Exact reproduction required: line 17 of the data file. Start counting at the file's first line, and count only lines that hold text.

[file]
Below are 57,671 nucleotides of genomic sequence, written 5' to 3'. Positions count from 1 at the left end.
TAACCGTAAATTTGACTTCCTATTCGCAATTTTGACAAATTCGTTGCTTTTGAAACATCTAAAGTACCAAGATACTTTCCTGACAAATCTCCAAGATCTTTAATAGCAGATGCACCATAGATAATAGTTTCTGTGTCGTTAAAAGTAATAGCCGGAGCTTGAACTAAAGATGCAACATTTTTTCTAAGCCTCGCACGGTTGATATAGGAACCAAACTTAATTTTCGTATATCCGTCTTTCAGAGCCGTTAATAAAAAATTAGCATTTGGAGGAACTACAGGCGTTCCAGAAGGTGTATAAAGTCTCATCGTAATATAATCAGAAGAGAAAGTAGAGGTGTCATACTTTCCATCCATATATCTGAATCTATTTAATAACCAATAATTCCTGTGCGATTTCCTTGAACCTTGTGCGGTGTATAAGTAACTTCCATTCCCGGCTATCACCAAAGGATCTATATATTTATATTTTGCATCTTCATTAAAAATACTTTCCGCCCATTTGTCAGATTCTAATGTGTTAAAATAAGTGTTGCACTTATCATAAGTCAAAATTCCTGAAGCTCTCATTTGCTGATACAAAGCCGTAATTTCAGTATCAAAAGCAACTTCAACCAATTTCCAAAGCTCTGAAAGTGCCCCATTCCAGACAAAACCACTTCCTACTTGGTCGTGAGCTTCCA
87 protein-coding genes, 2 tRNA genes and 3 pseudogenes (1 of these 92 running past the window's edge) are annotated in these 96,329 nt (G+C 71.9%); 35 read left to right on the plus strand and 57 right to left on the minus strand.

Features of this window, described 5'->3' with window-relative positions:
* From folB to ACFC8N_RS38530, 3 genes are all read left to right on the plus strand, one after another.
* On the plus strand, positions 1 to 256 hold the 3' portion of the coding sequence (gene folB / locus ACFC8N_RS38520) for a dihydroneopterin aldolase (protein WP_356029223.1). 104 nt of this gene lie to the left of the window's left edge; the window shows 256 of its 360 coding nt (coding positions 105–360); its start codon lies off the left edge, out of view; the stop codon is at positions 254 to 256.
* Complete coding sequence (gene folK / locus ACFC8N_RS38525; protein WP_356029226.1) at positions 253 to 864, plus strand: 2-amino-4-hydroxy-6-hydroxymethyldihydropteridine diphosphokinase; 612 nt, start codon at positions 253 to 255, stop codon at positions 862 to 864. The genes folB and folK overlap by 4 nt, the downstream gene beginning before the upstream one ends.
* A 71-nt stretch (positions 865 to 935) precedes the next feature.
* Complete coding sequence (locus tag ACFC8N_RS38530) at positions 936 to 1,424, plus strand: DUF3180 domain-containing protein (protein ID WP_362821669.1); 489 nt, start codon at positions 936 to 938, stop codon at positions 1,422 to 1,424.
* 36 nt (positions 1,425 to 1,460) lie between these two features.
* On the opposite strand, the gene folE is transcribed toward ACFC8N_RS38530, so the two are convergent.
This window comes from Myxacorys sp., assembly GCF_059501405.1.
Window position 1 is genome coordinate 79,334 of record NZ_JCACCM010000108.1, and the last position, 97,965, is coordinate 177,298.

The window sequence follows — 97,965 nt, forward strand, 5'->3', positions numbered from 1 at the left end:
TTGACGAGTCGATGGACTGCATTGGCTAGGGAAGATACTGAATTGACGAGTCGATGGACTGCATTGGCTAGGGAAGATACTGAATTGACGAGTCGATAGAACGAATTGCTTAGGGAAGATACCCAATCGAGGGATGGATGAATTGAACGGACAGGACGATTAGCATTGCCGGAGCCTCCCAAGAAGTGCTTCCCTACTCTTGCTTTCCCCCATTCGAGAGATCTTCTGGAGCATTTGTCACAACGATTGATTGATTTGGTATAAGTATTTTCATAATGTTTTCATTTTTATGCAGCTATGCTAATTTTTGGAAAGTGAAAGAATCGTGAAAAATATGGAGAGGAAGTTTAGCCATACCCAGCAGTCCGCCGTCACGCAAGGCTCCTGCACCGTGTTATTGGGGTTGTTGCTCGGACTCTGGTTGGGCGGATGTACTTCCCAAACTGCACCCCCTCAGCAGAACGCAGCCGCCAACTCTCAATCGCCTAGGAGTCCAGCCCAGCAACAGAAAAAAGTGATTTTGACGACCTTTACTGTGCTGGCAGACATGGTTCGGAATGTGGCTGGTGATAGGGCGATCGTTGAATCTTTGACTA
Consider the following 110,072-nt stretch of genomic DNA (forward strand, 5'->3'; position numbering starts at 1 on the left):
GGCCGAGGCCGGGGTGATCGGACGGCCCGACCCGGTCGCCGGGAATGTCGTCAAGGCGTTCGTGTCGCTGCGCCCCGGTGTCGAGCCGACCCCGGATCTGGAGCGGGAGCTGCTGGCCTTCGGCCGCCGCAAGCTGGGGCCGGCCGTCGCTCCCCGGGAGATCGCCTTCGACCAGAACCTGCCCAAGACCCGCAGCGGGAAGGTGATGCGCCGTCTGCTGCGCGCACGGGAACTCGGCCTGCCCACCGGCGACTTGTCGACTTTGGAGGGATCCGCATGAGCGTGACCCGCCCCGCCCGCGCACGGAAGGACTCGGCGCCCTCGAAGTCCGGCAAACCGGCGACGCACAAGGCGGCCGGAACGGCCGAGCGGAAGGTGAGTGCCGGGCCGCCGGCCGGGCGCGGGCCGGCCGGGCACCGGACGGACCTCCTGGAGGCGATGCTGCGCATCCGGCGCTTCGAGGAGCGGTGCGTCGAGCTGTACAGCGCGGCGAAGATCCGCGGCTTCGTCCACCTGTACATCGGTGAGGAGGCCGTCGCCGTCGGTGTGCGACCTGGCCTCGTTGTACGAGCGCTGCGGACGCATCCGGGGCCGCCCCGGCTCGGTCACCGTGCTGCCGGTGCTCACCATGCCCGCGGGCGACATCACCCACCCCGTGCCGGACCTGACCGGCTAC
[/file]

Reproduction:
GGCCGAGGCCGGGGTGATCGGACGGCCCGACCCGGTCGCCGGGAATGTCGTCAAGGCGTTCGTGTCGCTGCGCCCCGGTGTCGAGCCGACCCCGGATCTGGAGCGGGAGCTGCTGGCCTTCGGCCGCCGCAAGCTGGGGCCGGCCGTCGCTCCCCGGGAGATCGCCTTCGACCAGAACCTGCCCAAGACCCGCAGCGGGAAGGTGATGCGCCGTCTGCTGCGCGCACGGGAACTCGGCCTGCCCACCGGCGACTTGTCGACTTTGGAGGGATCCGCATGAGCGTGACCCGCCCCGCCCGCGCACGGAAGGACTCGGCGCCCTCGAAGTCCGGCAAACCGGCGACGCACAAGGCGGCCGGAACGGCCGAGCGGAAGGTGAGTGCCGGGCCGCCGGCCGGGCGCGGGCCGGCCGGGCACCGGACGGACCTCCTGGAGGCGATGCTGCGCATCCGGCGCTTCGAGGAGCGGTGCGTCGAGCTGTACAGCGCGGCGAAGATCCGCGGCTTCGTCCACCTGTACATCGGTGAGGAGGCCGTCGCCGTCGGTGTGCGACCTGGCCTCGTTGTACGAGCGCTGCGGACGCATCCGGGGCCGCCCCGGCTCGGTCACCGTGCTGCCGGTGCTCACCATGCCCGCGGGCGACATCACCCACCCCGTGCCGGACCTGACCGGCTAC